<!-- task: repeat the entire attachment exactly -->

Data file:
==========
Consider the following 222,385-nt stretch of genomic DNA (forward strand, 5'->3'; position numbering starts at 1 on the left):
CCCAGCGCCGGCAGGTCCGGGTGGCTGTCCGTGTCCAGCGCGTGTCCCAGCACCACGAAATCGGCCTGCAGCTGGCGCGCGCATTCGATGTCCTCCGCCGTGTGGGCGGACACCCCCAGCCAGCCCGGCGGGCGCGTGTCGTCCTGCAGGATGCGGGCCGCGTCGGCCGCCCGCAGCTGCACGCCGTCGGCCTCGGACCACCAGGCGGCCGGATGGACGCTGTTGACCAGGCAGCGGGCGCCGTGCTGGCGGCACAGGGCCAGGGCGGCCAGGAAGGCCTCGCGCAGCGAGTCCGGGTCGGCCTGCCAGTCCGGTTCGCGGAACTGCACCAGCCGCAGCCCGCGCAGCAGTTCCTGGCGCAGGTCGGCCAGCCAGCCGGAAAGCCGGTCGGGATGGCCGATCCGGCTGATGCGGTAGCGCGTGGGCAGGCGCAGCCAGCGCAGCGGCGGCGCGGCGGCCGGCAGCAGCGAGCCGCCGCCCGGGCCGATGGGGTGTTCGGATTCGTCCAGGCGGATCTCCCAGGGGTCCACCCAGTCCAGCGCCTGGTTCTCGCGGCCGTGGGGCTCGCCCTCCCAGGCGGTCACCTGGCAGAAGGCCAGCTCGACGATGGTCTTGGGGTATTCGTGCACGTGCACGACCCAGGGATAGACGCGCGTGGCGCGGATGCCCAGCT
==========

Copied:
Consider the following 222,385-nt stretch of genomic DNA (forward strand, 5'->3'; position numbering starts at 1 on the left):
CCCAGCGCCGGCAGGTCCGGGTGGCTGTCCGTGTCCAGCGCGTGTCCCAGCACCACGAAATCGGCCTGCAGCTGGCGCGCGCATTCGATGTCCTCCGCCGTGTGGGCGGACACCCCCAGCCAGCCCGGCGGGCGCGTGTCGTCCTGCAGGATGCGGGCCGCGTCGGCCGCCCGCAGCTGCACGCCGTCGGCCTCGGACCACCAGGCGGCCGGATGGACGCTGTTGACCAGGCAGCGGGCGCCGTGCTGGCGGCACAGGGCCAGGGCGGCCAGGAAGGCCTCGCGCAGCGAGTCCGGGTCGGCCTGCCAGTCCGGTTCGCGGAACTGCACCAGCCGCAGCCCGCGCAGCAGTTCCTGGCGCAGGTCGGCCAGCCAGCCGGAAAGCCGGTCGGGATGGCCGATCCGGCTGATGCGGTAGCGCGTGGGCAGGCGCAGCCAGCGCAGCGGCGGCGCGGCGGCCGGCAGCAGCGAGCCGCCGCCCGGGCCGATGGGGTGTTCGGATTCGTCCAGGCGGATCTCCCAGGGGTCCACCCAGTCCAGCGCCTGGTTCTCGCGGCCGTGGGGCTCGCCCTCCCAGGCGGTCACCTGGCAGAAGGCCAGCTCGACGATGGTCTTGGGGTATTCGTGCACGTGCACGACCCAGGGATAGACGCGCGTGGCGCGGATGCCCAGCT